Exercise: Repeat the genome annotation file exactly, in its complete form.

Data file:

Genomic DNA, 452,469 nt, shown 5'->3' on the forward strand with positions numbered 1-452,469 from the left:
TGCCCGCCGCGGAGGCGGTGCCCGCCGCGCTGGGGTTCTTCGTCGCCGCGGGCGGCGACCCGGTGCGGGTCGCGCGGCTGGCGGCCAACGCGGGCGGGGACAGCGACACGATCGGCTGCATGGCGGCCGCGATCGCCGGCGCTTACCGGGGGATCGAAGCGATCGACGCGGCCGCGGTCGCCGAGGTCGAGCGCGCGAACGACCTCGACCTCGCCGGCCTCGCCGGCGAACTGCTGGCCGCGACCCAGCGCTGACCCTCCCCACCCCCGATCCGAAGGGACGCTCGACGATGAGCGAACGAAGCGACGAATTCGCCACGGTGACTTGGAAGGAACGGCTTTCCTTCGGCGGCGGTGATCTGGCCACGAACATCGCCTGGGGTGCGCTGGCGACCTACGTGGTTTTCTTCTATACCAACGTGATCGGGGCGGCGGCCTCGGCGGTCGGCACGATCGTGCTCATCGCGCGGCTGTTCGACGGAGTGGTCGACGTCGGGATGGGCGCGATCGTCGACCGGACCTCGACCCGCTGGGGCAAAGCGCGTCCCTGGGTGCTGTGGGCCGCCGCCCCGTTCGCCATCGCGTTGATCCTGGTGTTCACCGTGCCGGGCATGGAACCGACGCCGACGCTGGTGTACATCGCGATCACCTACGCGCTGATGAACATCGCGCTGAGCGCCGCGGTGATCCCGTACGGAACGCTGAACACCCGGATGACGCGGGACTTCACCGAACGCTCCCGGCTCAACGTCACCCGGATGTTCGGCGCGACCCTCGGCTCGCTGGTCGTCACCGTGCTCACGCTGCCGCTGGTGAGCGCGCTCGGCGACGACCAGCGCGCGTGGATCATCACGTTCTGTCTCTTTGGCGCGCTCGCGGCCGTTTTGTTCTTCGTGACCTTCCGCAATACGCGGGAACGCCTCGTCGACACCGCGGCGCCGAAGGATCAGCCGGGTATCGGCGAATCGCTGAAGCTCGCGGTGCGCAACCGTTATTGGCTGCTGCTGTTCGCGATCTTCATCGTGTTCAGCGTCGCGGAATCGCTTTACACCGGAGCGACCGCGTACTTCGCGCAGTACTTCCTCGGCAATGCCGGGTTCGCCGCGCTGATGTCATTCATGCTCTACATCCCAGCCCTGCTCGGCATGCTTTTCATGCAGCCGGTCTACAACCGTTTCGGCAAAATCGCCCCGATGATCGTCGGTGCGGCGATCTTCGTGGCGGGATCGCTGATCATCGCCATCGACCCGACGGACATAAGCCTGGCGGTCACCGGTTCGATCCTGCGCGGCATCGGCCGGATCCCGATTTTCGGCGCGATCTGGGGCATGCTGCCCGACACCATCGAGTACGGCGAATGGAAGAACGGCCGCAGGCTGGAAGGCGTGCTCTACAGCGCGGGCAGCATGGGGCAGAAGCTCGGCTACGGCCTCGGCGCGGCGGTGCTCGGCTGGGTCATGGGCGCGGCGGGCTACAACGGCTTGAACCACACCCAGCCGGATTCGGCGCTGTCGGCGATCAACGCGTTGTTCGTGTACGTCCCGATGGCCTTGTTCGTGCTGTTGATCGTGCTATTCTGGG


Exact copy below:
Genomic DNA, 452,469 nt, shown 5'->3' on the forward strand with positions numbered 1-452,469 from the left:
TGCCCGCCGCGGAGGCGGTGCCCGCCGCGCTGGGGTTCTTCGTCGCCGCGGGCGGCGACCCGGTGCGGGTCGCGCGGCTGGCGGCCAACGCGGGCGGGGACAGCGACACGATCGGCTGCATGGCGGCCGCGATCGCCGGCGCTTACCGGGGGATCGAAGCGATCGACGCGGCCGCGGTCGCCGAGGTCGAGCGCGCGAACGACCTCGACCTCGCCGGCCTCGCCGGCGAACTGCTGGCCGCGACCCAGCGCTGACCCTCCCCACCCCCGATCCGAAGGGACGCTCGACGATGAGCGAACGAAGCGACGAATTCGCCACGGTGACTTGGAAGGAACGGCTTTCCTTCGGCGGCGGTGATCTGGCCACGAACATCGCCTGGGGTGCGCTGGCGACCTACGTGGTTTTCTTCTATACCAACGTGATCGGGGCGGCGGCCTCGGCGGTCGGCACGATCGTGCTCATCGCGCGGCTGTTCGACGGAGTGGTCGACGTCGGGATGGGCGCGATCGTCGACCGGACCTCGACCCGCTGGGGCAAAGCGCGTCCCTGGGTGCTGTGGGCCGCCGCCCCGTTCGCCATCGCGTTGATCCTGGTGTTCACCGTGCCGGGCATGGAACCGACGCCGACGCTGGTGTACATCGCGATCACCTACGCGCTGATGAACATCGCGCTGAGCGCCGCGGTGATCCCGTACGGAACGCTGAACACCCGGATGACGCGGGACTTCACCGAACGCTCCCGGCTCAACGTCACCCGGATGTTCGGCGCGACCCTCGGCTCGCTGGTCGTCACCGTGCTCACGCTGCCGCTGGTGAGCGCGCTCGGCGACGACCAGCGCGCGTGGATCATCACGTTCTGTCTCTTTGGCGCGCTCGCGGCCGTTTTGTTCTTCGTGACCTTCCGCAATACGCGGGAACGCCTCGTCGACACCGCGGCGCCGAAGGATCAGCCGGGTATCGGCGAATCGCTGAAGCTCGCGGTGCGCAACCGTTATTGGCTGCTGCTGTTCGCGATCTTCATCGTGTTCAGCGTCGCGGAATCGCTTTACACCGGAGCGACCGCGTACTTCGCGCAGTACTTCCTCGGCAATGCCGGGTTCGCCGCGCTGATGTCATTCATGCTCTACATCCCAGCCCTGCTCGGCATGCTTTTCATGCAGCCGGTCTACAACCGTTTCGGCAAAATCGCCCCGATGATCGTCGGTGCGGCGATCTTCGTGGCGGGATCGCTGATCATCGCCATCGACCCGACGGACATAAGCCTGGCGGTCACCGGTTCGATCCTGCGCGGCATCGGCCGGATCCCGATTTTCGGCGCGATCTGGGGCATGCTGCCCGACACCATCGAGTACGGCGAATGGAAGAACGGCCGCAGGCTGGAAGGCGTGCTCTACAGCGCGGGCAGCATGGGGCAGAAGCTCGGCTACGGCCTCGGCGCGGCGGTGCTCGGCTGGGTCATGGGCGCGGCGGGCTACAACGGCTTGAACCACACCCAGCCGGATTCGGCGCTGTCGGCGATCAACGCGTTGTTCGTGTACGTCCCGATGGCCTTGTTCGTGCTGTTGATCGTGCTATTCTGGG